Latest Genetic mapping Stories
Natural killer (NK) cells in the human body can kill and contain viruses and cancerous tumors, and a new study from the University of Southern California (USC) describes for the first time how those cells can be manipulated by epigenetics.
European scientists, led by researchers from the University of Geneva (UNIGE)'s Faculty of Medicine in the context of the GEUVADIS project, today present a map that points to the genetic causes of differences between people.
The genome of the Chinese hamster - which supplies the cell cultures used by the pharmaceutical industry to produce biopharmaceutical products such as antibodies used in medicine - has been sequenced by an international team of genome researchers.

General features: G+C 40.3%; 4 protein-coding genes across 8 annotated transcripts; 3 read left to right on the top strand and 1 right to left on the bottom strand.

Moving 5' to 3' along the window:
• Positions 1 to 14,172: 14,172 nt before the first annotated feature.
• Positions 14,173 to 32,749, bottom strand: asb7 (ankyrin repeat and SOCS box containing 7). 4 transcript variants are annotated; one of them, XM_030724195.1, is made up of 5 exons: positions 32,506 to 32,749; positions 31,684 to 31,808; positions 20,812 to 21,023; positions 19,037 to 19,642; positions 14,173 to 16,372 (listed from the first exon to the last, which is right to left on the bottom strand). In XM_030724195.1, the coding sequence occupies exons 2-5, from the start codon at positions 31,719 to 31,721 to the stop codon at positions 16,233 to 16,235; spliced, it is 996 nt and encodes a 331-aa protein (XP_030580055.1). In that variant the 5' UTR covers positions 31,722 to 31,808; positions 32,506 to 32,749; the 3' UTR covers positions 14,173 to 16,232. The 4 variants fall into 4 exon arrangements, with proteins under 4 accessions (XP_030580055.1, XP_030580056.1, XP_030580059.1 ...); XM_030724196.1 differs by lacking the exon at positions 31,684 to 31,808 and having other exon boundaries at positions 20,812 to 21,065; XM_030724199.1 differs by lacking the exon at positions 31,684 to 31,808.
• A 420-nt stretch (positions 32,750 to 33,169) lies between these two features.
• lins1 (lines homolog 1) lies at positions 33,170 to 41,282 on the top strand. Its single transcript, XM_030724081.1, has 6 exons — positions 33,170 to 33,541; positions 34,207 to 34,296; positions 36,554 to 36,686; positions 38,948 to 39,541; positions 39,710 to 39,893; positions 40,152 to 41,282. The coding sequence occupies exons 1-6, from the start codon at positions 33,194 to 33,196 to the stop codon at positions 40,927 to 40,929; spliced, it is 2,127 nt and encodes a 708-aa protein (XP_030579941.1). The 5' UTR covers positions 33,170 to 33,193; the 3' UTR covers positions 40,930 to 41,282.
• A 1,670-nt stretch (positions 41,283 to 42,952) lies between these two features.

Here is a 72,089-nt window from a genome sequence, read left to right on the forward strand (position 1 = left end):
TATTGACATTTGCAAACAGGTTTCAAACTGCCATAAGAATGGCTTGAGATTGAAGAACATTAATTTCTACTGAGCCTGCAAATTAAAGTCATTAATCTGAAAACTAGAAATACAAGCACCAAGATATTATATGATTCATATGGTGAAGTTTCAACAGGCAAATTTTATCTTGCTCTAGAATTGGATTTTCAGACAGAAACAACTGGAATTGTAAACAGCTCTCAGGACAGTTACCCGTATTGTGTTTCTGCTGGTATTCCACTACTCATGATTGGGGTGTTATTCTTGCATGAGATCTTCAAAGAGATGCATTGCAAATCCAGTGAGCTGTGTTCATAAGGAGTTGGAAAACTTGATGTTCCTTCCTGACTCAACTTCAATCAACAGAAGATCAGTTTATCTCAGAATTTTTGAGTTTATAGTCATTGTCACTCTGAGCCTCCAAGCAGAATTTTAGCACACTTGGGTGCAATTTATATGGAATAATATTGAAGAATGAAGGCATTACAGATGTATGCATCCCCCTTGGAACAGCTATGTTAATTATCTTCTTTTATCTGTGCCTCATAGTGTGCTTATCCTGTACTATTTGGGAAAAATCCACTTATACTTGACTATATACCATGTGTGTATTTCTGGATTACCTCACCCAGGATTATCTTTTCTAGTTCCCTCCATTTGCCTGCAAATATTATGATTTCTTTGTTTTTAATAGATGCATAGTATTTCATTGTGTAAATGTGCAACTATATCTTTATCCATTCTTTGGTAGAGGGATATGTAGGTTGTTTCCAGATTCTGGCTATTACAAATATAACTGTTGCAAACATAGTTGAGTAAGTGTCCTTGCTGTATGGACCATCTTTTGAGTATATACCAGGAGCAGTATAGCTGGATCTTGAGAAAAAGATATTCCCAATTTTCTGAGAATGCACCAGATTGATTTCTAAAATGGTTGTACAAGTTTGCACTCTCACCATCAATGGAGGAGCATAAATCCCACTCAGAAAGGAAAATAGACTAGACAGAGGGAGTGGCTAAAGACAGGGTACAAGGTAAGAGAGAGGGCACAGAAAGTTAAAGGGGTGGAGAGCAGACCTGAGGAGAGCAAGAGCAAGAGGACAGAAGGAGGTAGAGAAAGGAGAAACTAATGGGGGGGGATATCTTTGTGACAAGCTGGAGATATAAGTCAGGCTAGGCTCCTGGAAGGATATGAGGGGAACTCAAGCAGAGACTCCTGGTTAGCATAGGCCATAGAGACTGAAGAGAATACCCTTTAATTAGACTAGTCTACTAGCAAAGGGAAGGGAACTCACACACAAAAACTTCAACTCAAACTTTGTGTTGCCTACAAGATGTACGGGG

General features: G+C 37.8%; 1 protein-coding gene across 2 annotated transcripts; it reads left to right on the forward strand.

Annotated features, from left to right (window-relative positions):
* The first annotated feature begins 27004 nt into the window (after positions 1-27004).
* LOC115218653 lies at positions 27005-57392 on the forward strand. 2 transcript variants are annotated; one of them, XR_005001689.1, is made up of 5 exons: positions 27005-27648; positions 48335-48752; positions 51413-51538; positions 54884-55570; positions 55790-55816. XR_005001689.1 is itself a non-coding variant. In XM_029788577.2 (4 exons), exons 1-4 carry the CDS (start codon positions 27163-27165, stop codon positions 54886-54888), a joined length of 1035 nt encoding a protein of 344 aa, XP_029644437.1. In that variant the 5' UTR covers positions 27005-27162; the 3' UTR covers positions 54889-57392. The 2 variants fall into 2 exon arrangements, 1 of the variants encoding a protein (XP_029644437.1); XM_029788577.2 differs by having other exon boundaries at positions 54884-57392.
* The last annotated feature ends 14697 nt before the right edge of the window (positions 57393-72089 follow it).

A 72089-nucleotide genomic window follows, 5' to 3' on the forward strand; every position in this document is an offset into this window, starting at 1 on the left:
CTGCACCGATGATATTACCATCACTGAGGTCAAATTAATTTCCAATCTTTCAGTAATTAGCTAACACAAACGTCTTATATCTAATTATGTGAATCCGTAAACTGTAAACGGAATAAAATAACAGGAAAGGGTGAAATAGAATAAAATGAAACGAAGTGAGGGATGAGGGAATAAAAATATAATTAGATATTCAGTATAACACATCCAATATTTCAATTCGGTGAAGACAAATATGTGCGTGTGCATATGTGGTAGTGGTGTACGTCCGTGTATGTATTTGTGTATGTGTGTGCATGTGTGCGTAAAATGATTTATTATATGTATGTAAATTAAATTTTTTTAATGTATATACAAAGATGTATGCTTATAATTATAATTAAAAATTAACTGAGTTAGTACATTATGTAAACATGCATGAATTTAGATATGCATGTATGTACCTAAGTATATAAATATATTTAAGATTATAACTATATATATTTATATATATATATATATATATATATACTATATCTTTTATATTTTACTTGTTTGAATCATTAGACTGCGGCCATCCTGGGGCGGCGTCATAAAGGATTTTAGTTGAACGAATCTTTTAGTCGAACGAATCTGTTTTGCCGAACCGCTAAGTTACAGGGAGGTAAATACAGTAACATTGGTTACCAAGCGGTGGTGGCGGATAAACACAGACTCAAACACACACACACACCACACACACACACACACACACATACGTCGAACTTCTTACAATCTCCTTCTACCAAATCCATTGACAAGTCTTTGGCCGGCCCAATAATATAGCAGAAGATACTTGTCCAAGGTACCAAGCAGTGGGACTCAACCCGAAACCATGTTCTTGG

Scientists from Zhejiang University in China and BGI Shenzhen have completed and analyzed the genomic sequence of the endangered Chinese alligator (Alligator sinensis) – the first published crocodilian genome.
A team from the University of Washington has unveiled a comprehensive portrait of the genome of the world’s first immortal cell line, known as HeLa.
Duke researchers have devised a way to quickly and easily target and tinker with any gene in the human genome.
Researchers have sequenced the genome of Emiliania huxleyi ("Ehux"), a species of single-celled photosynthetic marine algae that they say is responsible for removing carbon dioxide from the air, supplying the oxygen we breath, and even forming the basis of marine food chains.
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